Personally, I started to pay more attention to Regency-era novels and films as I finished my first book, “Flaming?” My research kept evoking techniques from one of the self-described flamboyant preachers of the 20th century, the one and only Rev. Frederick J. Eikerenkoetter II, aka “Rev. Ike.” Said to be of African and Dutch-Indonesian ancestry and widely considered one of the godfathers of “prosperity theology,” Rev. Ike reportedly loved to read Regency novels as part of his self-care, knowing that envisioning Black people as aristocracy during his time was taboo. 

I know, I know — but hear me out. I am going somewhere, as we preachers say.

Rev. Ike is one of several voices in our history who was often discredited while sharing and teaching common values taught and accepted by non-Black teachers. When I transcribed his sermons and listened to the songs he sang while delivering them, I noticed Rev. Ike drew from Eastern concepts I have heard elsewhere, including by the likes of Deepak Chopra, who focuses on envisioning and manifestation.

According to his close friends, Rev. Ike was a wealthy real estate owner and a passionate participant in the stock market, who intentionally presented himself as “flamboyant” to draw disenfranchised people to his message. A student of several teachers of metaphysics, namely Neville Goddard, who himself was a student of the Ethiopian mystic Rabbi Abdullah, one technique Rev. Ike reportedly employed was to enter the theater of his mind, contemplating the good that he wanted to be, do, and have. He would cultivate possibility in that theater by exposing himself to cultural experiences he was drawn to — including reading Regency-era novels, architecture, and lifestyle magazines.

In doing so, Rev. Ike’s intention was to get into what he emphasized as the feeling of what he envisioned, incorporating all of his senses with delight. He’d say prayers like, “I now enter into the theater of my imagination. I see myself as God sees me, perfect, whole, complete, and divine.”

Whether Rev. Ike, Chopra, or Goddard, all of the above thinkers asserted that when we envision with joy — intentionally focusing on things or matters that are lovely to us — we find alignment with the good we wish to be, do, and have.

An adventure of your design

All of us can benefit from imagery that allows us to explore the unseen and envision what we aspire to in our lives and communities by taking ourselves on a multi-sensory adventure. Your vision of ascension may not be to take the throne in England like Queen Charlotte, or a crown in Egypt like Queen Cleopatra (another recent Netflix biopic). Your vision may be to express yourself fully via a hobby or to master a new trade. Whatever it is that energizes you and keeps you going, delve into its dimensions in your imagination and luxuriate in the possibilities. Transport yourself to the moment when you have become your ideal, meet your match, or are able to bask in the destination of your dreams. Walk it out as though your queendom, kingdom, or kin-dom has come. Then, in the words of Anna Julia Cooper, you open the door for the whole race to enter with you.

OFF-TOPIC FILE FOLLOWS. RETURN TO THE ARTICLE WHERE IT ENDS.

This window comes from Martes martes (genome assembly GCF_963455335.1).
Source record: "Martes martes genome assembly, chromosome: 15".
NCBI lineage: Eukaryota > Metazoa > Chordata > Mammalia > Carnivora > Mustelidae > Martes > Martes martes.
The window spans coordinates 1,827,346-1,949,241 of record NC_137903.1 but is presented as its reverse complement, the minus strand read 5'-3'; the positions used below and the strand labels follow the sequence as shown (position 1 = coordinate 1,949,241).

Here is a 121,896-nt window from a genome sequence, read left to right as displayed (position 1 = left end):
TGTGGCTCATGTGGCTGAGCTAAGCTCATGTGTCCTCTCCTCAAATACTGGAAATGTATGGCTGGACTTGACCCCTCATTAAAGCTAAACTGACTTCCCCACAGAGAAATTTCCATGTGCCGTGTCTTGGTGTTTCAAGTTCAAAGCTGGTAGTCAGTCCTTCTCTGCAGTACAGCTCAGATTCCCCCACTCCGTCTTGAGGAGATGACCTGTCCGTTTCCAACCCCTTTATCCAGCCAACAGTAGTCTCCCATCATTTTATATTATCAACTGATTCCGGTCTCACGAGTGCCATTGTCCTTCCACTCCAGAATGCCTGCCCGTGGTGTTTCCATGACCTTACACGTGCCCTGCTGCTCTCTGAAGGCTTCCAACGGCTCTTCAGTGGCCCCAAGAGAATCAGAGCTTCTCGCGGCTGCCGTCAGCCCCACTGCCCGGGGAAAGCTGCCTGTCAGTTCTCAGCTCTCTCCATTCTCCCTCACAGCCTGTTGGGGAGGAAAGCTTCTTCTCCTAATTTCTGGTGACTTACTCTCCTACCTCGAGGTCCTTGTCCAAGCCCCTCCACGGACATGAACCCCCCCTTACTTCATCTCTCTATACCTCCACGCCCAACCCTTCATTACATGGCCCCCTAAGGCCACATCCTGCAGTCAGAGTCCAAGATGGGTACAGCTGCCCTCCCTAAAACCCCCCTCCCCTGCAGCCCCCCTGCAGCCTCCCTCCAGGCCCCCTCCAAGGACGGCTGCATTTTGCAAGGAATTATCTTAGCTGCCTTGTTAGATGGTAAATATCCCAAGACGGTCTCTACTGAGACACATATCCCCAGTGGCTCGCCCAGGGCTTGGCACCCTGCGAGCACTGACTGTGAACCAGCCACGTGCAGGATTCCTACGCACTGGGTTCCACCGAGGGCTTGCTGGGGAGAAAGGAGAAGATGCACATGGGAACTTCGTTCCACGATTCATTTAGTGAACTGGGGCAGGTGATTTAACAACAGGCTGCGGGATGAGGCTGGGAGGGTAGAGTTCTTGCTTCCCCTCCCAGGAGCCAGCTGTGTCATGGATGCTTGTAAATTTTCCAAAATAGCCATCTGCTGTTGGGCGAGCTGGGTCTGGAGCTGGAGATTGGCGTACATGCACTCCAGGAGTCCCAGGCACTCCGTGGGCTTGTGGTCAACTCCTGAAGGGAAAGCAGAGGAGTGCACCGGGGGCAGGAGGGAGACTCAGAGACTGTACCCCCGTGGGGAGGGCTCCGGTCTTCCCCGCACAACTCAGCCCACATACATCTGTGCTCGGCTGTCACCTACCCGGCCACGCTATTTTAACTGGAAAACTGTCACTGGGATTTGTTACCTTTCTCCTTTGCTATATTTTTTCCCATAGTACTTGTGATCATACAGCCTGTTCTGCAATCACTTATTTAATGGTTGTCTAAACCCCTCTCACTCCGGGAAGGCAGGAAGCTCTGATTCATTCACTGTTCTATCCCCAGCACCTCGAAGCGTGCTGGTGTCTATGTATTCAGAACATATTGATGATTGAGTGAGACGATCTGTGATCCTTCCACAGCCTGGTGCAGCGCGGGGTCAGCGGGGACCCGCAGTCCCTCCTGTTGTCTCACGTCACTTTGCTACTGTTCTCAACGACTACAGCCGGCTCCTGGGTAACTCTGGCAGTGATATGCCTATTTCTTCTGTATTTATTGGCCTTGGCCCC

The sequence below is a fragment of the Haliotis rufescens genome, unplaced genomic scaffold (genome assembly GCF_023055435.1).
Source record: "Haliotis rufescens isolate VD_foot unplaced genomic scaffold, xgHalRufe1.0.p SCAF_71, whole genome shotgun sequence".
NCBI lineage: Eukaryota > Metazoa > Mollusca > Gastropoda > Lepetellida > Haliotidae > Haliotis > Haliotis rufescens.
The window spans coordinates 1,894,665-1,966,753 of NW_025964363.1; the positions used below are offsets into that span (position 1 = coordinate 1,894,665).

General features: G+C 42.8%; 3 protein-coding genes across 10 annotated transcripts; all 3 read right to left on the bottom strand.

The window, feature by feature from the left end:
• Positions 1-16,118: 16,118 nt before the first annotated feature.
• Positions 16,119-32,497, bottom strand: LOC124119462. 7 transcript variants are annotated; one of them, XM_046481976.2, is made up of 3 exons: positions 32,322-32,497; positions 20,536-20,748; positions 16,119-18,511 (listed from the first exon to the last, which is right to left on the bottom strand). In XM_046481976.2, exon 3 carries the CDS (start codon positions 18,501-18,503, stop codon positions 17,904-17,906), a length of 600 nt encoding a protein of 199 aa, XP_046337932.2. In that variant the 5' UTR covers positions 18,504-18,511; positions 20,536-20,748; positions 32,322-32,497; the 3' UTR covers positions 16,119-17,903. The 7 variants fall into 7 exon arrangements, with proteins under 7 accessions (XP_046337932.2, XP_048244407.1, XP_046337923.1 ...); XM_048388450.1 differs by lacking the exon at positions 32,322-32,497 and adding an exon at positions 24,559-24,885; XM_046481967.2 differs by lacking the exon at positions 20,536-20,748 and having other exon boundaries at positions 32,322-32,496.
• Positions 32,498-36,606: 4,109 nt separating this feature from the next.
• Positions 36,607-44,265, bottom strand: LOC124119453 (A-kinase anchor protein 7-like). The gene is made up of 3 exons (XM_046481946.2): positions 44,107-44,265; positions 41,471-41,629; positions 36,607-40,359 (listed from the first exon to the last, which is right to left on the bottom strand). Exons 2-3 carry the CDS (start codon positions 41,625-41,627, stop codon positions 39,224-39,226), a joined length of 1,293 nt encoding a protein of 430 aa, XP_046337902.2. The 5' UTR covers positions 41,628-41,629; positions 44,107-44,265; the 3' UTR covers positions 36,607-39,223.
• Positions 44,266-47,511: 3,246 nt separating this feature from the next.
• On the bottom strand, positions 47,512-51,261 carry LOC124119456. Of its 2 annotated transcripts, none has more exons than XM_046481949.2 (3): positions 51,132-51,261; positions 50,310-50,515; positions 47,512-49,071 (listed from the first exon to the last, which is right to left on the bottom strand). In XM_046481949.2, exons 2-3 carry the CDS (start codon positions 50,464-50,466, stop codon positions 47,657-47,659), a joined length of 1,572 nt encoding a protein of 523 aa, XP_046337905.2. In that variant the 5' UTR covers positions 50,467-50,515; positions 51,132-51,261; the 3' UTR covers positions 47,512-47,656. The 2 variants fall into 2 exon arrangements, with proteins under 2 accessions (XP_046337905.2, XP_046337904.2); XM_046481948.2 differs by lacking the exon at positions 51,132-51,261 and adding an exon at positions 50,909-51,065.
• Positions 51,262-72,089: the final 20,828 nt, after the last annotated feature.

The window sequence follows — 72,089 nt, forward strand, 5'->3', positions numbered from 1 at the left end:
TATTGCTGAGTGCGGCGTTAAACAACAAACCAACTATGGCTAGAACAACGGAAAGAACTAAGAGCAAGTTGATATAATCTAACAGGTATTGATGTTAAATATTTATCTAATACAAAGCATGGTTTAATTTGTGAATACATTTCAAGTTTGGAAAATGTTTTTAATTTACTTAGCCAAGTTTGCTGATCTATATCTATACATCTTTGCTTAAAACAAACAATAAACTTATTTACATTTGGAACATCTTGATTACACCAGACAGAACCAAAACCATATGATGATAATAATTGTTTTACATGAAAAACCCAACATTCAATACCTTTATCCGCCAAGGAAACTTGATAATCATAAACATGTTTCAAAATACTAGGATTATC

Even if this exercise does nothing more than help you simulate and troubleshoot all the possibilities that can occur in your wildest dreams, it will be worth ensuring that the moment it arrives will never be too big for you.

After all, “You are the diamond of the season,” poised to realize the life of your dreams.

Rev. Dr. Alisha Lola Jones

Rev. Dr. Alisha Lola Jones is a faith leader helping people to find their groove in a fast-paced world, as a consultant for various arts and faith organizations and professor of music in contemporary societies at the University of Cambridge in Cambridge, England. She is an award-winning author of Flaming? The Peculiar Theopolitics of Fire and Desire in Black Male Gospel Performance (Oxford University Press). For more information, please visit